Jerome Washington

Tim is sitting at the table across from me, playing with his hair. It’s been getting longer, and he’s so proud of it. Finally he talks, and I sip my coffee.

“John will be here soon, and we’re going to see a movie. Sorry if I run out on you unexpectedly.”

I shrug and smile. Tim knows I don’t approve of John, but he’s happy, so I keep quiet. Instead I switch back to my earlier question. “Alright. As a biology student, tell me why telepathy is impossible.”

Tim’s something-uccino goes neglected, since this is what he loves talking about. “This is divergent biology I’m studying, so ignore anything your old textbooks might say. We’re opening new frontiers every week. And don’t print this as fact! Anything I say now could change tomorrow, too.”

“But that said. The whole 20th century notion of telepathy is misguided. They had these ideas about the spirit world, about astral projection, the soul, all that religious B.S.” Tim waves his hand around, and I wonder that he doesn’t spill the coffee he’s holding. “You know, the Army did studies on psi and psionic powers. And of course the Soviets had to keep up. After Apollo, everyone knew there had to be something to all those old folk tales, right?”

“People were very big on invisible energy fields. Powers of the mind, independent of the body. All of NASA’s testing showed that Apollo could manipulate magnetism, centering on his body. It was part of his cells. These days, companies like Persona can take a cell sample out, manipulate them just so, and get a magnetic field. Weak for just that sample, far weaker by proportion than the man could make on his own, but it works now. It took decades to figure out.”

“The Army didn’t want to wait. They thought, if it’s all in the mind, we’ll get willing volunteers and just train them to use their abilities on their own. And they called this Project Stargate.”

I held up a hand to make a point. “Stargate was successful, though. I mean, the Transhuman Capability Catalog emerged from their data, plus data from people around the world. Right?”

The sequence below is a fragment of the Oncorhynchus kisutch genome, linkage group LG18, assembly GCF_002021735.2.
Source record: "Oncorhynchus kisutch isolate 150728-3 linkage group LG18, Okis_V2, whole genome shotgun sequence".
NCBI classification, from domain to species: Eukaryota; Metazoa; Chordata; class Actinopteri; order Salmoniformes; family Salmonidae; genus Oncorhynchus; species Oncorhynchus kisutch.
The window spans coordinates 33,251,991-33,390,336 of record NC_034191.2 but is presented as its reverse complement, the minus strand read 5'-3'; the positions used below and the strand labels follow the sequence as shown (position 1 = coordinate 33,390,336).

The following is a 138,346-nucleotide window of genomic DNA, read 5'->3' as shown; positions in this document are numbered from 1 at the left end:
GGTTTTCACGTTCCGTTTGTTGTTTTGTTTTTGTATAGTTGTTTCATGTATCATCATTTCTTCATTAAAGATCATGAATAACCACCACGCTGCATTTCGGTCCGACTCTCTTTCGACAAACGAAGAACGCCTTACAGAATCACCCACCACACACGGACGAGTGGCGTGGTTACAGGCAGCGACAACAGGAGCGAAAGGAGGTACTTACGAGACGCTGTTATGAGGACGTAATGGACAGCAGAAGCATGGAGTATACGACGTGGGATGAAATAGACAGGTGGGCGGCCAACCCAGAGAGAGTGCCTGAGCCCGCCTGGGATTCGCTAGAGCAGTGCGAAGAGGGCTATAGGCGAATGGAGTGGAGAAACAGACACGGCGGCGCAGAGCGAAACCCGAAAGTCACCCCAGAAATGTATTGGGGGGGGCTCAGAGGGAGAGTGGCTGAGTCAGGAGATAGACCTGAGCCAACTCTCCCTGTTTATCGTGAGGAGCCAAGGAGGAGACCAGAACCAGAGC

Tim gave me that pitying smile that I hated, but that I tolerated because he was about to tell me something useful. “Stargate was a failure. They didn’t find what they were really looking for. Clairvoyance, telepathy, remote viewing. What they wanted was an unbeatable spy. Someone who could gather intelligence around the world with mental power. It turns out that it’s all biology after all. Supposedly there are metahumans with sensory apparatus built into their cells - I can’t even imagine what that would feel like - but it’s still radar, or sonar, or what-have-you. Which brings us to telepathy.”

“There’s no mind. There’s just the brain, with its chemistry and emergent properties. There’s no Force, no Jedi mind trick, and no energy field that lets you interact with a mind directly. No soul, darling. And so no telepathy.”

I cut him off, triumphantly flourishing my own cooling coffee cup. “Hah! Beast-boss. The guy who controls animals. How does he do it then?”

“Nanomachines in the brain,” Tim answers, with a smoothness that tells me he’d anticipated this question. I felt my shoulders slump as he went on. “They dissected one of his bears, once, and did a thorough examination of the creature’s brain. Symbiotic organic nanomachines.” He enunciates each word, savoring the flavor of the syllables. “Tiny radio antennae. Totally alien to any evolutionary development on Earth, but capable of interfacing with the nerves.”

“Well fine, but isn’t that telepathy in a way?” I flared. I was right, I knew it, but I couldn’t see why Tim drew a distinction.

“Perhaps the outcome is, if you insist. Beast-boss is able to fine-tune his animals’ instincts. He can tame them or direct aggression against someone or something else, and probably more that we don’t know about. But it’s not really mind to mind communication, nor is it over any sort of supernatural channel. It’s like… if I could make you cry every time you were looking at a particular person, that’s purely physiological, but your mind will extrapolate from that, draw emotional connections, self-justify the behavior. You’ll find some reason to believe the person made you sad. You might even make up something you did wrong to them! Imagine that. It sounds like mind control, but it’s just Pavlovian conditioning. It’s like making kids observe Mass to get them to believe they’re Catholic.”

Ahh. His objection to the non-materialist implications becomes clearer. I don’t think my point can be made much further, and I’ve got enough to write about. We drink in silence, feeling the coolness of the neglected coffee. I see John come in the door at the other end.

I think about what Tim said. Emotions deriving from physical actions. About how there’s no mind, only the product of the body. And I don’t believe it. Well, for a moment. And I don’t mind trying the experiment.

As John approaches, I get up from the table. And I do what I haven’t done since I first met the man, which is smile and wave, like he’s a friend, like I approve of him being here with Tim. And I tell myself, if I do this enough, maybe I’ll feel like he’s an okay guy. Maybe my emotions will change. And if they don’t, I tell myself with some satisfaction, then I got to prove Tim wrong for once.